It’s important to flatten the load curve first, using simple design elements like building orientation, overhangs, and air sealing and insulation. Make sure you set performance targets and issue clear Owner’s Project Requirements and Basis of Design documents, which can help with providing accurate specifications and loads. Transformers are often oversized, and as a result, not easily obtainable from the utility—this can cause unnecessary delays.
All-electric building design goes a long way toward Energy Code compliance, with mini split systems alone contributing an average of +10% in compliance modeling. Using efficient electric systems also ensures compliance with other codes and is a smart way to plan for changes to come. Many reach codes in California already require all-electric construction, 2019 CALGreen Code mandates garages with EV-charging capabilities, and the 2022 Energy Code will require electric-readiness and establish electric heat pumps as a baseline technology.
Examples that were shared include continuous commissioning and making sure that shading isn’t interfering with solar power output. It is also essential that there is clear communication and accountability for the person who receives and addresses any solar inverter error codes—that way, you can ensure the solar panels are doing their job correctly.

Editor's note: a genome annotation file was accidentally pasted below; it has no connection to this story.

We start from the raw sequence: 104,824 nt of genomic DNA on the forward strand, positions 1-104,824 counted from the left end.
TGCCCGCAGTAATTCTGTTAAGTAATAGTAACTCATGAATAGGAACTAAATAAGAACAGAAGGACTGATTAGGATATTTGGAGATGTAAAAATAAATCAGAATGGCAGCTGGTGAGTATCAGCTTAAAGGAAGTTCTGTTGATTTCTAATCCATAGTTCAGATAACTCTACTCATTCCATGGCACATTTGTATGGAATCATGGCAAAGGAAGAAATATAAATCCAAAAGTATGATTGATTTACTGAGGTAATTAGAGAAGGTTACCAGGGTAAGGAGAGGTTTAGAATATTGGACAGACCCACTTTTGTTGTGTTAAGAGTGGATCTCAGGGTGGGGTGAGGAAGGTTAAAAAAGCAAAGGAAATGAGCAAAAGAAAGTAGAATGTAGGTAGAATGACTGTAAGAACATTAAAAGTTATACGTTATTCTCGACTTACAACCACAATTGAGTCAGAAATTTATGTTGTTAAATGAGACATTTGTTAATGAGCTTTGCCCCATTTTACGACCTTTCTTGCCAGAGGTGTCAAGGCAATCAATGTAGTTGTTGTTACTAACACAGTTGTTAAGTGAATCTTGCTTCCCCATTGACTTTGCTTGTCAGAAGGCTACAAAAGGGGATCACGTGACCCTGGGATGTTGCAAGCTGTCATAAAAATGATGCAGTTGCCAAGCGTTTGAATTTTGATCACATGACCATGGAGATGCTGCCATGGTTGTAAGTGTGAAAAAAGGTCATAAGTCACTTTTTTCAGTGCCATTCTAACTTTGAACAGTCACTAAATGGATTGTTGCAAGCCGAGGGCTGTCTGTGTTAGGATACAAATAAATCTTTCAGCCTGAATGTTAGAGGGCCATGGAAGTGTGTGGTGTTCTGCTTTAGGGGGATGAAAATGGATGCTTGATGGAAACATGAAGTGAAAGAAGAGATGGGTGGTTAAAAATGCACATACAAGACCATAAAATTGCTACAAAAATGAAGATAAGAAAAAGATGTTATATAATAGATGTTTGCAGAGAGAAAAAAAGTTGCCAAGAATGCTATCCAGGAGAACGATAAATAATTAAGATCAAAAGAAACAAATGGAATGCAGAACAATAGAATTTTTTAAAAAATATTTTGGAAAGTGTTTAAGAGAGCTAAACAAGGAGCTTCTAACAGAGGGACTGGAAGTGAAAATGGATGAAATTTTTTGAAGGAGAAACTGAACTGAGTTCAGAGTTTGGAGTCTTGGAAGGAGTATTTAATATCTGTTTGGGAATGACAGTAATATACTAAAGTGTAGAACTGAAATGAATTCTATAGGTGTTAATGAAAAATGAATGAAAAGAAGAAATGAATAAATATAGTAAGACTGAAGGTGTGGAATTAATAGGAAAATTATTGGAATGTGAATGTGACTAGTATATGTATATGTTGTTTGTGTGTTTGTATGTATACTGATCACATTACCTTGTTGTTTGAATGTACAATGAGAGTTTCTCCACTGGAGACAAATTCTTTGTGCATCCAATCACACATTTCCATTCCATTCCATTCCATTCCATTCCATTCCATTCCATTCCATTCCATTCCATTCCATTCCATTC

NICK BROWN | Founder of Build Smart Group
Nick is well-versed in all things net-zero, energy-efficient, and all-electric. As a longtime member of the California Assocation of Building Energy Consultants, he has become a Certified Energy Analyst for residential buildings and an Associate Energy Analyst for nonresidential buildings.
Nick has also developed hands-on building experience through the process of retrofitting his own home. He brings his knowledge of processes and construction to the classes he teaches for Southern California Edison and his advisory work with the Energy Code Ace education team.
ROBERT FORTUNATO | President of ForStrategy Consulting
Robert assists developers in significantly reducing capital and operating expenses while scaling solutions that are futureproof, safer, more durable, better for the occupants’ health—and have a better rental demand and market value as a result.
He does this through a process he learned while designing and general contracting his own Green Idea House, a multiple award-winning project. It is one of the first affordable, net-zero energy, zero-carbon case study houses made with standard construction materials and off-the-shelf technologies. It is an inspiration for building professionals everywhere.
This webinar was generously sponsored by Southern California Edison. To see how they have phased gas out of their portfolio and are working toward California’s carbon neutrality goals, check out the Pathway 2045 document.